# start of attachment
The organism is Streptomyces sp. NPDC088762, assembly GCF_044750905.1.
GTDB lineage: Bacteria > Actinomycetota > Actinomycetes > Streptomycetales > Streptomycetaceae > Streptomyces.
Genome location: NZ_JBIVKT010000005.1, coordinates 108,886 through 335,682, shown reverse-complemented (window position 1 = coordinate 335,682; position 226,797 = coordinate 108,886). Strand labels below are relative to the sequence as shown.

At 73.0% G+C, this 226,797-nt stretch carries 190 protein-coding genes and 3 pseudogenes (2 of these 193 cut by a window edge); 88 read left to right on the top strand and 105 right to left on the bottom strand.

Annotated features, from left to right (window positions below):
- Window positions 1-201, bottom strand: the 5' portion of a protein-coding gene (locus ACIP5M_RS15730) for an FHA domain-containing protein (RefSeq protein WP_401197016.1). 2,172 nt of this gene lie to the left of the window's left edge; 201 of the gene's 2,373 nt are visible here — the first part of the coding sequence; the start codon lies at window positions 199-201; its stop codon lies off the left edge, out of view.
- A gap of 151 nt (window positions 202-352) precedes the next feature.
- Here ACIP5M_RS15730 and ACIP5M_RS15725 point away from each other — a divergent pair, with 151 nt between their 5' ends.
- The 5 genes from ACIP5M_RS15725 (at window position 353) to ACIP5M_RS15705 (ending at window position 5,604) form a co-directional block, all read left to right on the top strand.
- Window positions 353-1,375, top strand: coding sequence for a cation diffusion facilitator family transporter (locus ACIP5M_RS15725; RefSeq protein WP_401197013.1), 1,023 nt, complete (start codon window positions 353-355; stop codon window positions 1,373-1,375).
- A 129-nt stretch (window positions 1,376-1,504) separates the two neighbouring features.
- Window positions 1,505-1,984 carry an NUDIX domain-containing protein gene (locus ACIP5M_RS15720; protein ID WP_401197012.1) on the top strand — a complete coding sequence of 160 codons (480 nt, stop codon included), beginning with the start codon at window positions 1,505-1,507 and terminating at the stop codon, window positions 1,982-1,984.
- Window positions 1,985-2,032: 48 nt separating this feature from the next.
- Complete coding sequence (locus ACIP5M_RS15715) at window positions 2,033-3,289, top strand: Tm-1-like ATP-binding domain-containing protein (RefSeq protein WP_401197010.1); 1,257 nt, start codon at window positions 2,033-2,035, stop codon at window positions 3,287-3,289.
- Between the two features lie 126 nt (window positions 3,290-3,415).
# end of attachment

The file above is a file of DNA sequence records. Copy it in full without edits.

The organism is Streptomyces sp. NPDC088762, assembly GCF_044750905.1.
GTDB lineage: Bacteria > Actinomycetota > Actinomycetes > Streptomycetales > Streptomycetaceae > Streptomyces.
Genome location: NZ_JBIVKT010000005.1, coordinates 108,886 through 335,682, shown reverse-complemented (window position 1 = coordinate 335,682; position 226,797 = coordinate 108,886). Strand labels below are relative to the sequence as shown.

At 73.0% G+C, this 226,797-nt stretch carries 190 protein-coding genes and 3 pseudogenes (2 of these 193 cut by a window edge); 88 read left to right on the top strand and 105 right to left on the bottom strand.

Annotated features, from left to right (window positions below):
- Window positions 1-201, bottom strand: the 5' portion of a protein-coding gene (locus ACIP5M_RS15730) for an FHA domain-containing protein (RefSeq protein WP_401197016.1). 2,172 nt of this gene lie to the left of the window's left edge; 201 of the gene's 2,373 nt are visible here — the first part of the coding sequence; the start codon lies at window positions 199-201; its stop codon lies off the left edge, out of view.
- A gap of 151 nt (window positions 202-352) precedes the next feature.
- Here ACIP5M_RS15730 and ACIP5M_RS15725 point away from each other — a divergent pair, with 151 nt between their 5' ends.
- The 5 genes from ACIP5M_RS15725 (at window position 353) to ACIP5M_RS15705 (ending at window position 5,604) form a co-directional block, all read left to right on the top strand.
- Window positions 353-1,375, top strand: coding sequence for a cation diffusion facilitator family transporter (locus ACIP5M_RS15725; RefSeq protein WP_401197013.1), 1,023 nt, complete (start codon window positions 353-355; stop codon window positions 1,373-1,375).
- A 129-nt stretch (window positions 1,376-1,504) separates the two neighbouring features.
- Window positions 1,505-1,984 carry an NUDIX domain-containing protein gene (locus ACIP5M_RS15720; protein ID WP_401197012.1) on the top strand — a complete coding sequence of 160 codons (480 nt, stop codon included), beginning with the start codon at window positions 1,505-1,507 and terminating at the stop codon, window positions 1,982-1,984.
- Window positions 1,985-2,032: 48 nt separating this feature from the next.
- Complete coding sequence (locus ACIP5M_RS15715) at window positions 2,033-3,289, top strand: Tm-1-like ATP-binding domain-containing protein (RefSeq protein WP_401197010.1); 1,257 nt, start codon at window positions 2,033-2,035, stop codon at window positions 3,287-3,289.
- Between the two features lie 126 nt (window positions 3,290-3,415).